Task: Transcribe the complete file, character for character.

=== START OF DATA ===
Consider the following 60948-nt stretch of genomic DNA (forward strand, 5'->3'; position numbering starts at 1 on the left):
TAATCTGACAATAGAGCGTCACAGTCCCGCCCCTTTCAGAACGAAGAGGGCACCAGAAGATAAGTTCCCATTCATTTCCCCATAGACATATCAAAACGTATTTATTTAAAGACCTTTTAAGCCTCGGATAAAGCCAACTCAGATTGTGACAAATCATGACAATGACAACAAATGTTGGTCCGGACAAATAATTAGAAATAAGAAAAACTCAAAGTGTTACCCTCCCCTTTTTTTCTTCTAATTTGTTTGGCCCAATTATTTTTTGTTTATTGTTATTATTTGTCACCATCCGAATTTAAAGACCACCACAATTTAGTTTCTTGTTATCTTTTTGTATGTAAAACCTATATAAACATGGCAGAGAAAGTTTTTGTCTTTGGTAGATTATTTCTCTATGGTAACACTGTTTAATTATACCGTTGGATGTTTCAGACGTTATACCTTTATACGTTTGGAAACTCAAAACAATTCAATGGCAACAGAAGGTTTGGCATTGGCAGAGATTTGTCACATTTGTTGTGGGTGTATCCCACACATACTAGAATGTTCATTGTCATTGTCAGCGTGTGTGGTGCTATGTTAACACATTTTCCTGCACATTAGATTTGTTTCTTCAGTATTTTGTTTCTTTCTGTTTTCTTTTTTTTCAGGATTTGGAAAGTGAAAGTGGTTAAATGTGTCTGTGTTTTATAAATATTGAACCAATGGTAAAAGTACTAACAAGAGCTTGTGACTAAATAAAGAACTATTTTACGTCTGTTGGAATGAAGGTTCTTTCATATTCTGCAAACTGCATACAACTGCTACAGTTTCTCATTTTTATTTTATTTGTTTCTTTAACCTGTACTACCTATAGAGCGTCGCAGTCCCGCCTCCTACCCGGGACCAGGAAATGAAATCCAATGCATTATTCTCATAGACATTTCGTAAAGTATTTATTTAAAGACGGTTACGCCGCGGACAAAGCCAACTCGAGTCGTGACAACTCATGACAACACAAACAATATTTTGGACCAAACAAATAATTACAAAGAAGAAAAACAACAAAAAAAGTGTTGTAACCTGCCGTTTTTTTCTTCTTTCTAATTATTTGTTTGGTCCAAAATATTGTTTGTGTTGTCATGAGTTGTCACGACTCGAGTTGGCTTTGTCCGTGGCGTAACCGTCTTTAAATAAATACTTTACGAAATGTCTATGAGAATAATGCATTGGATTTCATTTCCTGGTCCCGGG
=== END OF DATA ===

Consider the following 60948-nt stretch of genomic DNA (forward strand, 5'->3'; position numbering starts at 1 on the left):
TAATCTGACAATAGAGCGTCACAGTCCCGCCCCTTTCAGAACGAAGAGGGCACCAGAAGATAAGTTCCCATTCATTTCCCCATAGACATATCAAAACGTATTTATTTAAAGACCTTTTAAGCCTCGGATAAAGCCAACTCAGATTGTGACAAATCATGACAATGACAACAAATGTTGGTCCGGACAAATAATTAGAAATAAGAAAAACTCAAAGTGTTACCCTCCCCTTTTTTTCTTCTAATTTGTTTGGCCCAATTATTTTTTGTTTATTGTTATTATTTGTCACCATCCGAATTTAAAGACCACCACAATTTAGTTTCTTGTTATCTTTTTGTATGTAAAACCTATATAAACATGGCAGAGAAAGTTTTTGTCTTTGGTAGATTATTTCTCTATGGTAACACTGTTTAATTATACCGTTGGATGTTTCAGACGTTATACCTTTATACGTTTGGAAACTCAAAACAATTCAATGGCAACAGAAGGTTTGGCATTGGCAGAGATTTGTCACATTTGTTGTGGGTGTATCCCACACATACTAGAATGTTCATTGTCATTGTCAGCGTGTGTGGTGCTATGTTAACACATTTTCCTGCACATTAGATTTGTTTCTTCAGTATTTTGTTTCTTTCTGTTTTCTTTTTTTTCAGGATTTGGAAAGTGAAAGTGGTTAAATGTGTCTGTGTTTTATAAATATTGAACCAATGGTAAAAGTACTAACAAGAGCTTGTGACTAAATAAAGAACTATTTTACGTCTGTTGGAATGAAGGTTCTTTCATATTCTGCAAACTGCATACAACTGCTACAGTTTCTCATTTTTATTTTATTTGTTTCTTTAACCTGTACTACCTATAGAGCGTCGCAGTCCCGCCTCCTACCCGGGACCAGGAAATGAAATCCAATGCATTATTCTCATAGACATTTCGTAAAGTATTTATTTAAAGACGGTTACGCCGCGGACAAAGCCAACTCGAGTCGTGACAACTCATGACAACACAAACAATATTTTGGACCAAACAAATAATTACAAAGAAGAAAAACAACAAAAAAAGTGTTGTAACCTGCCGTTTTTTTCTTCTTTCTAATTATTTGTTTGGTCCAAAATATTGTTTGTGTTGTCATGAGTTGTCACGACTCGAGTTGGCTTTGTCCGTGGCGTAACCGTCTTTAAATAAATACTTTACGAAATGTCTATGAGAATAATGCATTGGATTTCATTTCCTGGTCCCGGG